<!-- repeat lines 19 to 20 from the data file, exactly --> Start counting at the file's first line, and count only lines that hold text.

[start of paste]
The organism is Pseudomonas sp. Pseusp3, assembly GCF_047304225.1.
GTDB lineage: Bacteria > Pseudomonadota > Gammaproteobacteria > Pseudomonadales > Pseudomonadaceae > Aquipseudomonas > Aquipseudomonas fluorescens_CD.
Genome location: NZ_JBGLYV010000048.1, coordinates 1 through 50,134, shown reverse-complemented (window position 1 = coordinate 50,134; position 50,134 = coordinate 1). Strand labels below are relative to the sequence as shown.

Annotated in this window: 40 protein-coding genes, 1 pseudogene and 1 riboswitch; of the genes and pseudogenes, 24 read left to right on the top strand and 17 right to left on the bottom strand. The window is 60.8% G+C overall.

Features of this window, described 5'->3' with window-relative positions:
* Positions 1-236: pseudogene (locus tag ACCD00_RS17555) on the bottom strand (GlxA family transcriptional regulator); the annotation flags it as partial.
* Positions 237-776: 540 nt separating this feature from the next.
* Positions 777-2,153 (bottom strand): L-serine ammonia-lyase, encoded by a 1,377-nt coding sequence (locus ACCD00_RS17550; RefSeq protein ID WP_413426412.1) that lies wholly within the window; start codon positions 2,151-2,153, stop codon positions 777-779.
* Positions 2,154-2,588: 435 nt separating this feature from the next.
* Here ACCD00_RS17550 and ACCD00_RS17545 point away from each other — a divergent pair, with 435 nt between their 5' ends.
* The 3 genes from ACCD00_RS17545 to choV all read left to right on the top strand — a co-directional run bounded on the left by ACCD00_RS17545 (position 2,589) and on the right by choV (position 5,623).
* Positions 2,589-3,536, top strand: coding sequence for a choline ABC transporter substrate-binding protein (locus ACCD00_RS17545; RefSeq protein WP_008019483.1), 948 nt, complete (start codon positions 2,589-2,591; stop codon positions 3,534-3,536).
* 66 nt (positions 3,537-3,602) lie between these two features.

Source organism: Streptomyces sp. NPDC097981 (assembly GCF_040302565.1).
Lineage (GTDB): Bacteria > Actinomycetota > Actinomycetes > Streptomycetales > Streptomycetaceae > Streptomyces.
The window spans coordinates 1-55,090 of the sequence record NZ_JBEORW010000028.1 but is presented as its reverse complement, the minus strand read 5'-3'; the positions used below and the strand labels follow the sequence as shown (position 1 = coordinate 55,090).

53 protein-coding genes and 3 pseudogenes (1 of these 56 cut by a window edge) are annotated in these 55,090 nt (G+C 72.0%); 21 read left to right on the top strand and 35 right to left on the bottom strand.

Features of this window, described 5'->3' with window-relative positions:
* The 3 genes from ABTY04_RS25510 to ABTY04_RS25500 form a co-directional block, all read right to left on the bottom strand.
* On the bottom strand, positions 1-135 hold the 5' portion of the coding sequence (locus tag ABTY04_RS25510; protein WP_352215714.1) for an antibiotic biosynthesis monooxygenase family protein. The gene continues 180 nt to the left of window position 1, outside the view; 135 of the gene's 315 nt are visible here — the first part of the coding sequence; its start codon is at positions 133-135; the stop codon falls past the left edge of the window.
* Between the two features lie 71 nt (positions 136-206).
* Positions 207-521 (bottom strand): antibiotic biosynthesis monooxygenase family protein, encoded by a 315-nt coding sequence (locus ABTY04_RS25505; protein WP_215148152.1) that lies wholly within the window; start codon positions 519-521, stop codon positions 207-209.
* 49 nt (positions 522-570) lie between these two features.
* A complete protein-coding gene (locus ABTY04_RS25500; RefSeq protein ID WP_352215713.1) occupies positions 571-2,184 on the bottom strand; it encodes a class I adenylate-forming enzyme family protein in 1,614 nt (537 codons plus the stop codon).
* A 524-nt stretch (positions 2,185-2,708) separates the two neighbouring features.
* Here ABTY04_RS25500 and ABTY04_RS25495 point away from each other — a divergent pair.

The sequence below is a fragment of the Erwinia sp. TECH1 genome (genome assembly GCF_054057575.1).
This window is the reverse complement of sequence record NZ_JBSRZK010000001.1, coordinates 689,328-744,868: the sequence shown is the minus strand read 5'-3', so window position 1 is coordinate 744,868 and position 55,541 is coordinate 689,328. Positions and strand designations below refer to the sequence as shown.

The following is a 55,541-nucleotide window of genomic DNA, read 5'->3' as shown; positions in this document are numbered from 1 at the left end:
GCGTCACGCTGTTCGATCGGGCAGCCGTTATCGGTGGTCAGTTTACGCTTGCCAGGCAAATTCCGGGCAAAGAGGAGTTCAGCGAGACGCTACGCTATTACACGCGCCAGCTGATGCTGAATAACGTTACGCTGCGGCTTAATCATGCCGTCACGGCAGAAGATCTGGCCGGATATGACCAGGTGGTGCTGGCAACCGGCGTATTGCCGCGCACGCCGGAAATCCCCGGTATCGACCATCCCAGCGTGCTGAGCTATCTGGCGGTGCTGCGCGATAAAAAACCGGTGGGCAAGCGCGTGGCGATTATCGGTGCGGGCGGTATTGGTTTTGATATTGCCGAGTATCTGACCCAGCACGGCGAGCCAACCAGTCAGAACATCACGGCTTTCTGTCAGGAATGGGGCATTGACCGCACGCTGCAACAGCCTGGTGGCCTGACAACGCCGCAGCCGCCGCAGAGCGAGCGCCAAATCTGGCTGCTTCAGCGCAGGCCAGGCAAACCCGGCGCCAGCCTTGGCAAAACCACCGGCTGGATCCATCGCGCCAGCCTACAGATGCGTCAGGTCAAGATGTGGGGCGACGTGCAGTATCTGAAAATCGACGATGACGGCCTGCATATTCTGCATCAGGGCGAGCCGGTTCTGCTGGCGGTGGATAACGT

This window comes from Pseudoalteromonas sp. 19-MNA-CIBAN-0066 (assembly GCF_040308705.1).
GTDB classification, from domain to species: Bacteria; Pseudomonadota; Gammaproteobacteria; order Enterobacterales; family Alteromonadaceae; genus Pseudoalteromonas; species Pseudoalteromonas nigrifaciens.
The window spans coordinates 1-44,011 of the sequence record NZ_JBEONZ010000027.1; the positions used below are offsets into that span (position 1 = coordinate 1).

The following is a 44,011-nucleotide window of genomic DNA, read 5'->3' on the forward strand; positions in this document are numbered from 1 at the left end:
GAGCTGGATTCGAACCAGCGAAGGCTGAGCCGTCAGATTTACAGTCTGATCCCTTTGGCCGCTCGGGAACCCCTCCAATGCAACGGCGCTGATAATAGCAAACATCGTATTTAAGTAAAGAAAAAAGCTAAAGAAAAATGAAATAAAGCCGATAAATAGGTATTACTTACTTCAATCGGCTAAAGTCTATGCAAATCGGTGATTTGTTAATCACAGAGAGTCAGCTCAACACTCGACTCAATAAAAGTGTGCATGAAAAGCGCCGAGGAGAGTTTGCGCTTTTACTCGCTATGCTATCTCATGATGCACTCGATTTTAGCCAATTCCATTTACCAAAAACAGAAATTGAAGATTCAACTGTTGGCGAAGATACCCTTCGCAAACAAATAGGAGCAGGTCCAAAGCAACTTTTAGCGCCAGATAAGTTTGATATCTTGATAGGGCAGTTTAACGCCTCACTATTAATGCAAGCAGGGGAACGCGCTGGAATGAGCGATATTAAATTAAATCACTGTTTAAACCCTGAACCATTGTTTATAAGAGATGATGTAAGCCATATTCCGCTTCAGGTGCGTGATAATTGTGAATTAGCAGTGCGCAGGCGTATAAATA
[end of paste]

* The 3 genes from ABTY04_RS25510 to ABTY04_RS25500 form a co-directional block, all read right to left on the bottom strand.
* On the bottom strand, positions 1-135 hold the 5' portion of the coding sequence (locus tag ABTY04_RS25510; protein WP_352215714.1) for an antibiotic biosynthesis monooxygenase family protein. The gene continues 180 nt to the left of window position 1, outside the view; 135 of the gene's 315 nt are visible here — the first part of the coding sequence; its start codon is at positions 133-135; the stop codon falls past the left edge of the window.